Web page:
The Hero of Bloodless Reform

An interview with Steven M. Wise

What attracted you to the story of Granville Sharp and the Somerset case?

I have spent the last 20 years as an animal-rights lawyer. In my process of trying to understand whether non-human animals should have basic legal rights and if so which ones, I began to ask, Why should humans have rights? When did humans get rights? Which are the most fundamental? What is it about being human that qualifies us for rights?

As I began to look into those questions, I kept running into the question of human slavery. Why is it that some humans enslaved others, so that instead of viewing them as legal persons with rights, they were viewed as "things" without any rights at all that existed for the benefit of legal persons. And then how did that change? How did legal things become legal persons? How did slaves become free? How did they get rights?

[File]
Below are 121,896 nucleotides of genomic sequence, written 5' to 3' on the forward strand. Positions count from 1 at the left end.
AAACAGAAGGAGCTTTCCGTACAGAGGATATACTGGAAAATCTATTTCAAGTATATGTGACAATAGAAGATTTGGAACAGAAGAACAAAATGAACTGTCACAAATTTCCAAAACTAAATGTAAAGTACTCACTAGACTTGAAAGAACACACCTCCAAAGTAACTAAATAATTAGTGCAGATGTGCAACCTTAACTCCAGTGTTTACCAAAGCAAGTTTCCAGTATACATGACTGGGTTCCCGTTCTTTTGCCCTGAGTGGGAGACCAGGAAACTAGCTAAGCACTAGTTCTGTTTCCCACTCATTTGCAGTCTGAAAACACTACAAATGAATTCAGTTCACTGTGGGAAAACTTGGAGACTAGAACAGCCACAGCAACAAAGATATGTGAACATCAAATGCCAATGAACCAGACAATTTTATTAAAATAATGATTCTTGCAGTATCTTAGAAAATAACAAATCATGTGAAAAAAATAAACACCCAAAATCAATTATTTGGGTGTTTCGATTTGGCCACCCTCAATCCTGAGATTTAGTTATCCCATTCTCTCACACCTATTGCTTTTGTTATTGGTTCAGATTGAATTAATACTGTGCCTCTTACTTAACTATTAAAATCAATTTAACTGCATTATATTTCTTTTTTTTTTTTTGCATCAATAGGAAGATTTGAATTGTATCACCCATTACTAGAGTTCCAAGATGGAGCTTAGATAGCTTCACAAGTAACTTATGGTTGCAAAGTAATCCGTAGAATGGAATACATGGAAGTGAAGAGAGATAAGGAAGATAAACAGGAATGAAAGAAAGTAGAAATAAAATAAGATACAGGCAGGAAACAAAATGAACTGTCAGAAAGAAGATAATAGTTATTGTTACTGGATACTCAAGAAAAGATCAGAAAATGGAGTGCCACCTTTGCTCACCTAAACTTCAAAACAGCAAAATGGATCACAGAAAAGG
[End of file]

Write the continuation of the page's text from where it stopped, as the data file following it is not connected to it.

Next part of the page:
That kept leading me back to the Somerset case where, instead of having a civil war like we had in the United States to free the slaves, England managed to free the slaves through a single judicial decision. It's a lot better to have social change come about through judicial decisions or legislative change than through civil war. So I kept coming back to Somerset and I became engrossed in the details of the world of Granville Sharp, Lord Mansfield, and James Somerset.

Is the story of the Somerset case just a good tale? Or does it present us with a usable past that can help us deal with issues today?

Both. It's an interesting tale. The characters are eccentric, dedicated, intelligent, certainly immersed deeply into their own time.

Granville Sharp is a fervent believer in a particular sort of Christianity who indeed believes in the literal truth of the Bible. But he's fiercely anti-Catholic—doesn't ...

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